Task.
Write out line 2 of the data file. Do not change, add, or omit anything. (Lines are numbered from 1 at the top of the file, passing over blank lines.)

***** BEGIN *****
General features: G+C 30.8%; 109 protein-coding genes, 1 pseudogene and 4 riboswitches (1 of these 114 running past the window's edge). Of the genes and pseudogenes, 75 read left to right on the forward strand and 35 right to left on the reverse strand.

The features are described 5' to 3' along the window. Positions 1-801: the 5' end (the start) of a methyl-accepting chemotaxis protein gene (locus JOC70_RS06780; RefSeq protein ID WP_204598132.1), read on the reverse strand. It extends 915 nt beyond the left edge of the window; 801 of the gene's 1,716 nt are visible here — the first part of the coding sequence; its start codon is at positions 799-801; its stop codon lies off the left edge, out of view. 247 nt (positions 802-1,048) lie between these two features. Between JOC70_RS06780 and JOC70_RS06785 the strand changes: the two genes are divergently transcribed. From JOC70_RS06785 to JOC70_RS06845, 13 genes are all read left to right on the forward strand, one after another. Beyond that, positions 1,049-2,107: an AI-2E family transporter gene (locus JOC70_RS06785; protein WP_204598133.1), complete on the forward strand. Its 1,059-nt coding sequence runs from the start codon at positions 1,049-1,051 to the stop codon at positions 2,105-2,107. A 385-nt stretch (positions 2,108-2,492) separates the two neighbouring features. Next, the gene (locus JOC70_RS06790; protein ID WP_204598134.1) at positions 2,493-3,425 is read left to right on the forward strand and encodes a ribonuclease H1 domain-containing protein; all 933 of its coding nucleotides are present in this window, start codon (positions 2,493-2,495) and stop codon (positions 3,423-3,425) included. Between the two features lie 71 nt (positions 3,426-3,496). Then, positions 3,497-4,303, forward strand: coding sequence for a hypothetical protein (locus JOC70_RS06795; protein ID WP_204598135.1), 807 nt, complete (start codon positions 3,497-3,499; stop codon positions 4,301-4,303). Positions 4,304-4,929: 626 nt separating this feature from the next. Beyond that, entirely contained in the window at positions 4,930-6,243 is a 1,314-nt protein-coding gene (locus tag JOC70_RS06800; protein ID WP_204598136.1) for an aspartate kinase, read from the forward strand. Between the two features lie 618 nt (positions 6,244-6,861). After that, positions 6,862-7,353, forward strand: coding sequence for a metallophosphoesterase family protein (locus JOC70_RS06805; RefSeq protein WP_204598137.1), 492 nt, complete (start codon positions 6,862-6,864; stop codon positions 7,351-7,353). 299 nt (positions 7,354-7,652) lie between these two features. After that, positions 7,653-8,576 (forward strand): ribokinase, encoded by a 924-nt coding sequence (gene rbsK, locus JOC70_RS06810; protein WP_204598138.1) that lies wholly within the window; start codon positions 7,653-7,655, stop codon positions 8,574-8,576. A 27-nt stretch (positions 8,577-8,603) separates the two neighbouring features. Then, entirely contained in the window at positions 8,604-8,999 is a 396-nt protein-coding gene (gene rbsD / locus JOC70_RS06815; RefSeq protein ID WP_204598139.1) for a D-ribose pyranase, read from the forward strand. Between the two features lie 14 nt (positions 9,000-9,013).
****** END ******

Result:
The features are described 5' to 3' along the window. Positions 1-801: the 5' end (the start) of a methyl-accepting chemotaxis protein gene (locus JOC70_RS06780; RefSeq protein ID WP_204598132.1), read on the reverse strand. It extends 915 nt beyond the left edge of the window; 801 of the gene's 1,716 nt are visible here — the first part of the coding sequence; its start codon is at positions 799-801; its stop codon lies off the left edge, out of view. 247 nt (positions 802-1,048) lie between these two features. Between JOC70_RS06780 and JOC70_RS06785 the strand changes: the two genes are divergently transcribed. From JOC70_RS06785 to JOC70_RS06845, 13 genes are all read left to right on the forward strand, one after another. Beyond that, positions 1,049-2,107: an AI-2E family transporter gene (locus JOC70_RS06785; protein WP_204598133.1), complete on the forward strand. Its 1,059-nt coding sequence runs from the start codon at positions 1,049-1,051 to the stop codon at positions 2,105-2,107. A 385-nt stretch (positions 2,108-2,492) separates the two neighbouring features. Next, the gene (locus JOC70_RS06790; protein ID WP_204598134.1) at positions 2,493-3,425 is read left to right on the forward strand and encodes a ribonuclease H1 domain-containing protein; all 933 of its coding nucleotides are present in this window, start codon (positions 2,493-2,495) and stop codon (positions 3,423-3,425) included. Between the two features lie 71 nt (positions 3,426-3,496). Then, positions 3,497-4,303, forward strand: coding sequence for a hypothetical protein (locus JOC70_RS06795; protein ID WP_204598135.1), 807 nt, complete (start codon positions 3,497-3,499; stop codon positions 4,301-4,303). Positions 4,304-4,929: 626 nt separating this feature from the next. Beyond that, entirely contained in the window at positions 4,930-6,243 is a 1,314-nt protein-coding gene (locus tag JOC70_RS06800; protein ID WP_204598136.1) for an aspartate kinase, read from the forward strand. Between the two features lie 618 nt (positions 6,244-6,861). After that, positions 6,862-7,353, forward strand: coding sequence for a metallophosphoesterase family protein (locus JOC70_RS06805; RefSeq protein WP_204598137.1), 492 nt, complete (start codon positions 6,862-6,864; stop codon positions 7,351-7,353). 299 nt (positions 7,354-7,652) lie between these two features. After that, positions 7,653-8,576 (forward strand): ribokinase, encoded by a 924-nt coding sequence (gene rbsK, locus JOC70_RS06810; protein WP_204598138.1) that lies wholly within the window; start codon positions 7,653-7,655, stop codon positions 8,574-8,576. A 27-nt stretch (positions 8,577-8,603) separates the two neighbouring features. Then, entirely contained in the window at positions 8,604-8,999 is a 396-nt protein-coding gene (gene rbsD / locus JOC70_RS06815; RefSeq protein ID WP_204598139.1) for a D-ribose pyranase, read from the forward strand. Between the two features lie 14 nt (positions 9,000-9,013).